Conflicting emotions and red and purple balloons were prevalent Friday afternoon at the open house for the Alex and Brandon Child Safety Center in south Brainerd.
Patty Wetterling, whose own son, Jacob, was abducted more than 10 years ago, told the guests there was a hole in her heart on the opening of such centers. However, she also spoke of the joy felt on such an occasion.
"This is such a happy place," she said. "This is such a symbol of the way things should be for these children."
In comments after the ceremony, Wetterling said the open house was gut-wrenching because of the dedication in honor of the two boys who never had a chance to realize their dreams. It was also an achievement by the Brainerd area.
Carlie Plantenberg studied a painting of Alex and Brandon Frank seconds after it was unveiled during the Alex and Brandon Child Safety Center open house in Brainerd on Friday. Plantenberg is the daughter of Angie Borg, who also is Alex and Brandon's mother.
"It's about a community making children a priority," she said.
The balloons at the open house were the favorite colors of 5-year-old Alex (red) and 4-year-old Brandon (purple) Frank who were murdered in 1996 by their father, a non-custodial parent. The boys were living with their mother in Brainerd at the time. The parents were separated and engaged in a custody battle.
A painting of the two boys, each dressed in his favorite color shirt, was unveiled and will be displayed at the center.
Angie Borg, the boy's mother, expressed amazement that the dream of a safe place for non-custodial parental visits and child exchanges has resulted in the new building at 2602 Oak St. Louise Seliski, executive director of the Women's Center of Mid-Minnesota, said she hopes the safety center is up and running by July.
A tear welled up on the right side of Angie Borg's face as she wept during the playing of "The Rose" sung by Rep. Kris Hasskamp, DFL-Crosby at the Alex and Brandon Child Safety Center open house in Brainerd on Friday. The center was named for Borg's sons, Alex and Brandon Frank, who were killed by their father in 1996. (Dispatch Photos by Clint Wood)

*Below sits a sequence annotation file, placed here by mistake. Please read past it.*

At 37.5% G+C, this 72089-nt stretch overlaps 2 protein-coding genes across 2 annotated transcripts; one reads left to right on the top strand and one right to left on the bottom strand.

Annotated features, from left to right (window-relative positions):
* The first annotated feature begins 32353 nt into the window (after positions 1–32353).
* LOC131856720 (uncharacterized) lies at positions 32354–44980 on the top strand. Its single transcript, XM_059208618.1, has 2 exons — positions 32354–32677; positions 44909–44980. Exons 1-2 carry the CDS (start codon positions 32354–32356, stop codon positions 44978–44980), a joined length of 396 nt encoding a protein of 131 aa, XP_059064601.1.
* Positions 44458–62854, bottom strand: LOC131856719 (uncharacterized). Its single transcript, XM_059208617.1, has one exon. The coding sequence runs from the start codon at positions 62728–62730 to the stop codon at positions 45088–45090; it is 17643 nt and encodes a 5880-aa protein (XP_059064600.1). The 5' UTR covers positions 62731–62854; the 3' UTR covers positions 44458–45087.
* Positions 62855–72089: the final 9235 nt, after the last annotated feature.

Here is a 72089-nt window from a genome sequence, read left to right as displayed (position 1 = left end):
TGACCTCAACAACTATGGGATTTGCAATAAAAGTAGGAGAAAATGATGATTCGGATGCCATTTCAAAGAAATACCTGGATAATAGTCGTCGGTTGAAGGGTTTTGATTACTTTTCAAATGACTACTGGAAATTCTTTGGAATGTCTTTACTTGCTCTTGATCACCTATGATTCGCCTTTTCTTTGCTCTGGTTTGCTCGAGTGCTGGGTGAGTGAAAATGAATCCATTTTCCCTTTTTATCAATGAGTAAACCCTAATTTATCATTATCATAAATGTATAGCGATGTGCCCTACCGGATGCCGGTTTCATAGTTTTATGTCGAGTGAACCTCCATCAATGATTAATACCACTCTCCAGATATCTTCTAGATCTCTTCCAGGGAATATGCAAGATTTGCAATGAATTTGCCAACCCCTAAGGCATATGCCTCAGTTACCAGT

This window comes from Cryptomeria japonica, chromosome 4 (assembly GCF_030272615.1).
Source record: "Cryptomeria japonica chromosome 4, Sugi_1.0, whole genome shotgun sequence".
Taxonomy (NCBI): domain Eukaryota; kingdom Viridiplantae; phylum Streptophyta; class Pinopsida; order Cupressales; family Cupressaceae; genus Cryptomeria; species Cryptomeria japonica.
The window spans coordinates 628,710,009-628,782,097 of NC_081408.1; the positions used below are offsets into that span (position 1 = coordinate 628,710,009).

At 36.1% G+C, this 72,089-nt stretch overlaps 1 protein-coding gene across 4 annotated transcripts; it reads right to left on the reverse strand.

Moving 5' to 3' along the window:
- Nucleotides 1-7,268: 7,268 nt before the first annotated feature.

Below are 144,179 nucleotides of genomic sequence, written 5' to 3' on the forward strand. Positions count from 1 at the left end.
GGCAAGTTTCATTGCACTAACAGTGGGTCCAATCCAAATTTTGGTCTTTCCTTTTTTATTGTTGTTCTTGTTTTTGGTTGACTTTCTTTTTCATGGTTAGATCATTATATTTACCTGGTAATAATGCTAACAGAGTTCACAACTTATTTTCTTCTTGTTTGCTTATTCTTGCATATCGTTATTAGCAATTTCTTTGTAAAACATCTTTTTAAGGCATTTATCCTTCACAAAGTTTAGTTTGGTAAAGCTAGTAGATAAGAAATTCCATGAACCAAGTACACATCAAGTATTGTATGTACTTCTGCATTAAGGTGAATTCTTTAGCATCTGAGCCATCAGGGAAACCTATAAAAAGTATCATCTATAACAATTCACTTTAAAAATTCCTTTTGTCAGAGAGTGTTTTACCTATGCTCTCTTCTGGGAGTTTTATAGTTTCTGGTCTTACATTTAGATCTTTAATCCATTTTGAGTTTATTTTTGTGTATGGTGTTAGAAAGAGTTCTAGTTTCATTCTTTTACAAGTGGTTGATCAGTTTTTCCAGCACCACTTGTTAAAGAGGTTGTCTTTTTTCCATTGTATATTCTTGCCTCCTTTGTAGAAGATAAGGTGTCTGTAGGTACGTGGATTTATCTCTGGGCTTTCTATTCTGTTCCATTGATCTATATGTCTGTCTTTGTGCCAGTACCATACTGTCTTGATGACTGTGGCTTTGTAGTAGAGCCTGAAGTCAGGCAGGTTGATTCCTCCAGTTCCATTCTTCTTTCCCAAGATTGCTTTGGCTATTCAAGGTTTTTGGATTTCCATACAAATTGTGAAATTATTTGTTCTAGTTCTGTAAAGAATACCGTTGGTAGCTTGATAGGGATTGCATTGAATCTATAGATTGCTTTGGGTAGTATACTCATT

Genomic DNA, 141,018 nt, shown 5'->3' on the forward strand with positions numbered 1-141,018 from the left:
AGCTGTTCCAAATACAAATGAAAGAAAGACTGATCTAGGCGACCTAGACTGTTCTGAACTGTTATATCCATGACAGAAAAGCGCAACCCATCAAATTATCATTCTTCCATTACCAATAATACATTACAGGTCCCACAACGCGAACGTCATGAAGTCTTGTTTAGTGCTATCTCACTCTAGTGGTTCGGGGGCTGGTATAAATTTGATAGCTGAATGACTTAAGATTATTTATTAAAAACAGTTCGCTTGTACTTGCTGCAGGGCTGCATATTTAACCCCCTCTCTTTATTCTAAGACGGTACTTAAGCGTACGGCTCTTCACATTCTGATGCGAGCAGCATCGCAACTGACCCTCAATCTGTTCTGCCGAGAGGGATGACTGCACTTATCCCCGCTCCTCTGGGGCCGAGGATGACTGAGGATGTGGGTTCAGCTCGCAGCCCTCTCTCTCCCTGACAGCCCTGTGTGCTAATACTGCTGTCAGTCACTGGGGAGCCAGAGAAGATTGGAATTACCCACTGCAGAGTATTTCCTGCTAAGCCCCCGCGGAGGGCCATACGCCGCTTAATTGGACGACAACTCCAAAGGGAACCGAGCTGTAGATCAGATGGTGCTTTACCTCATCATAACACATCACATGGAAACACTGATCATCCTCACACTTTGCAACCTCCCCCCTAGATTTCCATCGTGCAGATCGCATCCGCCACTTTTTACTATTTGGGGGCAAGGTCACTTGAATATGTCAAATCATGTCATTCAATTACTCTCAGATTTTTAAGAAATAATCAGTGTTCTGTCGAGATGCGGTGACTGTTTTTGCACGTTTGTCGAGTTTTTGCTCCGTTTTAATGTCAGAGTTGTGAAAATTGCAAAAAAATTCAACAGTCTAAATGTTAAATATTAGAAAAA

Seliski explained how Borg had mentioned that Patty Wetterling, who has spent years addressing the issues of safety for children, was one of her heroes.
In her short presentation, Wetterling turned the compliment back toward Borg.
"I don't deserve to be your hero," she said. "You've done such amazing things."
Sen. Paul Wellstone and his wife, Sheila, both known as advocates for battered women and their families, praised the volunteers and the community for their efforts.
"There is a lot of pain and a lot of love and most of all a lot of spirit," Sen. Wellstone said. "This represents the goodness in people."
Sheila Wellstone spoke of the feelings that families would have when they enter the Alex and Brandon Child Safety Center.
"Children and mothers are going to walk through the door and feel safe," she said. "You're saying to battered women 'We want our community to be a safe place for you.'"
The building will have kitchen facilities to teach parenting skills, intake rooms for interviews and separate play areas for younger and older children.
Representations of dinosaurs and tractors, two favorite items of Alex and Brandon, were also found in the house and in the center's playground.
No government funds were used for the construction. Major funding came from the McKnight, Bremer and Mardag foundations. Lakeland Mold and other area businesses and agencies also contributed a great deal, Seliski said.
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